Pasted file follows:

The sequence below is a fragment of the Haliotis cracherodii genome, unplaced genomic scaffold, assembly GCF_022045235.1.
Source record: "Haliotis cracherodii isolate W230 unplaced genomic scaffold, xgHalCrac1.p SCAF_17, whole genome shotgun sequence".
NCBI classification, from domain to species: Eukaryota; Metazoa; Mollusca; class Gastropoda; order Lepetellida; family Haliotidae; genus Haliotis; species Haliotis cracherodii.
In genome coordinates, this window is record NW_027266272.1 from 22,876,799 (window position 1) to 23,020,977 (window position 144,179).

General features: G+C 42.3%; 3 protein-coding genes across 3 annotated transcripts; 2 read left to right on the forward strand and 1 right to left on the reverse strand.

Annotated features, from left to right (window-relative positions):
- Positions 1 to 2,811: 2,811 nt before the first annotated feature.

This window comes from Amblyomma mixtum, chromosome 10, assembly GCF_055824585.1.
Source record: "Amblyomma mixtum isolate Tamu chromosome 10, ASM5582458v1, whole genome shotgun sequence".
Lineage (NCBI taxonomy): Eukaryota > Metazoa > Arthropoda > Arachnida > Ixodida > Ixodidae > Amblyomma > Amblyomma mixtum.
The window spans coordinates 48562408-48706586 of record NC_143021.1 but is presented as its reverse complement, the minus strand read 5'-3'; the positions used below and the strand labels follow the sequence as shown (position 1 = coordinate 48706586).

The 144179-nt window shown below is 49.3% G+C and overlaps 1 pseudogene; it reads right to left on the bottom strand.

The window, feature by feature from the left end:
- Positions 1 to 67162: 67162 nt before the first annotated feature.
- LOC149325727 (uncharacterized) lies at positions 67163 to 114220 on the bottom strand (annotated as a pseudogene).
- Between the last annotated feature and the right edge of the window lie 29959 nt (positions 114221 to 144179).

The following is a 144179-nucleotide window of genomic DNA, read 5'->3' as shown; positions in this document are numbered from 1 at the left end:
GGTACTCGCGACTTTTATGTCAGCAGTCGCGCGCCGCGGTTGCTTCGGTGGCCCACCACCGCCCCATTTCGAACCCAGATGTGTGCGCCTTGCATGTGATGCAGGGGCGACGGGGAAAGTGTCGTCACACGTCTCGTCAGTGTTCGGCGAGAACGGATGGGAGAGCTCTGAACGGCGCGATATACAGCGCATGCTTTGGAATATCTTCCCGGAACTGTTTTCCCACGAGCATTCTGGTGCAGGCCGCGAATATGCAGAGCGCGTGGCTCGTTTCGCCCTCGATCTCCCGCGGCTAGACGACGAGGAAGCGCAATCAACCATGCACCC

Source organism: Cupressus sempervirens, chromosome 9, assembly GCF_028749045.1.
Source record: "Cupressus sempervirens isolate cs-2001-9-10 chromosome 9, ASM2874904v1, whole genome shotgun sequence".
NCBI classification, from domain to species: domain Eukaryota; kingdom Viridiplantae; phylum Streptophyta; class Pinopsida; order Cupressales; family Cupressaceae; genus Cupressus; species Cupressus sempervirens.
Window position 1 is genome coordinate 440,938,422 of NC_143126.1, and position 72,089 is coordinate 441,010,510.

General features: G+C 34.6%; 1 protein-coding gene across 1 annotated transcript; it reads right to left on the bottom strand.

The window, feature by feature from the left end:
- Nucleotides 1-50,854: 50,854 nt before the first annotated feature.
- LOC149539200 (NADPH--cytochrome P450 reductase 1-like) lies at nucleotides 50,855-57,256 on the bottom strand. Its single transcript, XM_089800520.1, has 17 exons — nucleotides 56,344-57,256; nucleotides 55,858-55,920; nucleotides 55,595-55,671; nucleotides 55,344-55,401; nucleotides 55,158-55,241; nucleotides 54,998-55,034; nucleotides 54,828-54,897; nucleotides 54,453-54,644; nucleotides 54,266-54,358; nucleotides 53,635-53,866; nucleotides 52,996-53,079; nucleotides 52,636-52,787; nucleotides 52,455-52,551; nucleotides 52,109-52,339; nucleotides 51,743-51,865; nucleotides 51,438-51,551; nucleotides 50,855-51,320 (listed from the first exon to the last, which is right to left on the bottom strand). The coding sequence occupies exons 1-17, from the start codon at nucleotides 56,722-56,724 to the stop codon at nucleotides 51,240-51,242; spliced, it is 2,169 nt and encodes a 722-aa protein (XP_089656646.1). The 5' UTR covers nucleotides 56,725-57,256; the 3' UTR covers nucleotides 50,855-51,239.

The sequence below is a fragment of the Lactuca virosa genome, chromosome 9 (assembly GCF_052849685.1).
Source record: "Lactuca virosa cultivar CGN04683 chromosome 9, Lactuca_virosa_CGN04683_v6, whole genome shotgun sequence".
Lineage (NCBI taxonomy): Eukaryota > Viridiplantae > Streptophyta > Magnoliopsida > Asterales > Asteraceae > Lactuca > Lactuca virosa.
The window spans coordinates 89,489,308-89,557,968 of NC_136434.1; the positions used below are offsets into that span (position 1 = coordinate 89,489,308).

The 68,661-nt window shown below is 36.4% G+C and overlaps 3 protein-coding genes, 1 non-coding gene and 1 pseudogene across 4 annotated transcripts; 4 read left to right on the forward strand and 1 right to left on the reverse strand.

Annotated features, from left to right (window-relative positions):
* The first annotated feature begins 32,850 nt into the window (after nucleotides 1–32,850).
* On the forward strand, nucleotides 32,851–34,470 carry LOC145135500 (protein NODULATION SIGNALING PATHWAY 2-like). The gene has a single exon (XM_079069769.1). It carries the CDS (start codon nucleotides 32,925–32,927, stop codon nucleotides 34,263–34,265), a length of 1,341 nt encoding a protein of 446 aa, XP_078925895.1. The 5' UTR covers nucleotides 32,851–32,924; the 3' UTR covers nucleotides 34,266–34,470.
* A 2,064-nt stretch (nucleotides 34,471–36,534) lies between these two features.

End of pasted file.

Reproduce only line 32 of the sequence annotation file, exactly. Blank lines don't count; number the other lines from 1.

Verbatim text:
Annotated features, from left to right (window-relative positions):